|Nikon D2X, Sigma 18-50mm f/2.8 EX, ISO 800, ƒ/2.8, 1/20|
Back in high school I felt a call to be a preacher. For those not familiar with this kind of language I will try to explain this a little more for you.
A vocation (from Latin vocātiō, meaning “a call, summons”) is an occupation to which a person is specially drawn or for which she/he is suited, trained, or qualified. Though now often used in non-religious contexts, the meanings of the term originated in Christianity.
In my Christian tradition we believe that one is responding to God.
After this, I heard the Lord ask, “Is there anyone I can send? Will someone go for us?”
“I’ll go,” I answered. “Send me!” – Isaiah 6:8
While early in my career I would say that when I decided to not to go to seminary after getting my Social Work undergraduate degree that I took a detour, now I would say I was learning how to tell stories.
While working on my master’s thesis on Don Rutledge I started to realize I was a preacher. Here is what I wrote in my thesis:
After talking with Don, this writer felt redirected in his call to be a minister who used the camera as a central part of his ministry. Many who are Christian photojournalists have struggled with the call. In many ways, the Christian photojournalist is a preacher. The photojournalist’s illustrations are not done with words in the pulpit but with photographs on the printed page.
Today I would change that last line to say with still/motion images used in many mediums to tell the story.
|Nikon D2X, Sigma 18-50mm f/2.8 EX, ISO 800, ƒ/2.8, 1/30|
The men in these photos are pastors in Burkina Faso learning how to be effective preachers to lead their congregations.
In 1992 a few of my friends started the Southwestern Photojournalism Seminar in Fort Worth, Texas. To help identify who we were we came up with this sentence:
The Southwestern Photojournalism Conference is the conference for those who believe photojournalism to be a calling and the act of bearing witness to be important.
I believe all photojournalists are responding to a call. Those who agree to the code of ethics of the profession that you can find here are seeking truth and communicating that to their audience.
The hardest part of the code of ethics to me is trying to be sure you are being truthful. This means you must really spend time getting to know the story. You must dig to be sure you are representing the subject accurately and that after seeing your story will feel that you accurately represented them.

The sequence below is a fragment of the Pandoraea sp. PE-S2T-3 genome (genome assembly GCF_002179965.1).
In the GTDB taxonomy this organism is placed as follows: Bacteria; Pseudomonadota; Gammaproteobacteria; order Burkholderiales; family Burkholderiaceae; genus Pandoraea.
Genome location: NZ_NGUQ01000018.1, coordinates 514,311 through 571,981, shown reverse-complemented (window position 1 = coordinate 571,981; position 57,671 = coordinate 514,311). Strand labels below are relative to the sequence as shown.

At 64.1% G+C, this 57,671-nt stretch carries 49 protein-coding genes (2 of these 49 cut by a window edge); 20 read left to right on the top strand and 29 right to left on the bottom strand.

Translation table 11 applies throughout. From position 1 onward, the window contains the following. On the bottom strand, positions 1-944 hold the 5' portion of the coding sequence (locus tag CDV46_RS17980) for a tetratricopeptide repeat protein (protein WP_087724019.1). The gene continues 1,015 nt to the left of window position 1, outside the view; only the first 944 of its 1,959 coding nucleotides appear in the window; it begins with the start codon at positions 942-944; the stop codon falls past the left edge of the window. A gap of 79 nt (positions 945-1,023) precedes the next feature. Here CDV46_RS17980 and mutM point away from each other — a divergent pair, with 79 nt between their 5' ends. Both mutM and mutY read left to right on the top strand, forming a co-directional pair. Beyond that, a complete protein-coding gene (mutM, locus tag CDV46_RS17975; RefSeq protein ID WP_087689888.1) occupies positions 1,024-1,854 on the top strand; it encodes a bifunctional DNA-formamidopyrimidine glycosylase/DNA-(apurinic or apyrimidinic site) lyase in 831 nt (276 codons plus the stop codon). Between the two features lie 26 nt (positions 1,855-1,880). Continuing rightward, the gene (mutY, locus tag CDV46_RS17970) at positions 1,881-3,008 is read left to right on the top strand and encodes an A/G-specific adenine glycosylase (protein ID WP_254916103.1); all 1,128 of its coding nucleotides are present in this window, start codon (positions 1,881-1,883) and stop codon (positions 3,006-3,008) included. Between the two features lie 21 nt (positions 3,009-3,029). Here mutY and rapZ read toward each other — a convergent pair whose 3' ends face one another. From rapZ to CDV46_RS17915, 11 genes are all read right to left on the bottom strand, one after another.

While in seminary I was taught how to do an exegesis.
Exegesis includes a wide range of critical disciplines: textual criticism is the investigation into the history and origins of the text, but exegesis may include the study of the historical and cultural backgrounds for the author, the text, and the original audience. Other analysis includes classification of the type of literary genres present in the text, and an analysis of grammatical and syntactical features in the text itself.
Now I went to seminary after working as a photojournalist for more than six years. What I found was that the skill was pretty similar to what a journalist does to be sure they understand a story.
My call story is unique to me, but has a lot of similarities to some of biblical characters like Jacob, Joseph and even Moses.
It is only when you look back through the lives of these biblical characters that you see how God took each thing that often was a struggle that was to help prepare them for their calling.
Moses complained about his voice to God. I was born with Autism. Both of us complained about our struggle to communicate.
What I can tell you is that the camera brought me a great deal of comfort to help navigate this world. I am so thankful that my father who was a Baptist preacher advising me to major in either Social Work or Business in undergraduate and that I would get all of my biblical studies in seminary.
Majoring in Social Work taught me how to listen with my ears and eyes. I learned how to ask questions to get to the bottom of a problem. I also learned about body language and how to read people. This would later help me tremendously with a camera and recognize why certain photos were better at communicating than others.
While my intention of going to seminary to get my masters in communication to return to the church to do photojournalism, it was the required courses in education and theology that I would truly teach me more skills that I use today.
|Nikon D2X, Sigma 18-50mm f/2.8 EX, ISO 800, ƒ/2.8, 1/60|
Had I not been willing to take a different direction by becoming a photojournalist I might be a pastor today of a congregation. Each week I would prepare a sermon and speak to my congregation. Pastors equip the saints to do the work of the church.
However because I followed the call to use photojournalism as my pulpit the audiences I have reached through different newspapers, magazines, online media and the list goes on is not a few hundred, but literally I am touching the world with the photos I have been privileged by my subjects with their help to capture so that audiences will understand the world in which they live better than they did before they saw these images.
I believe I am equipping the saints through educating them with photos, text/audio and even cinema that helps to deliver stories to them so that they can take actions to make this world even better because they now know more than they knew before.
My favorite thing to do today is to teach others who feel called into this profession of photojournalism/storyteller and equip them to do even more than I was able to do.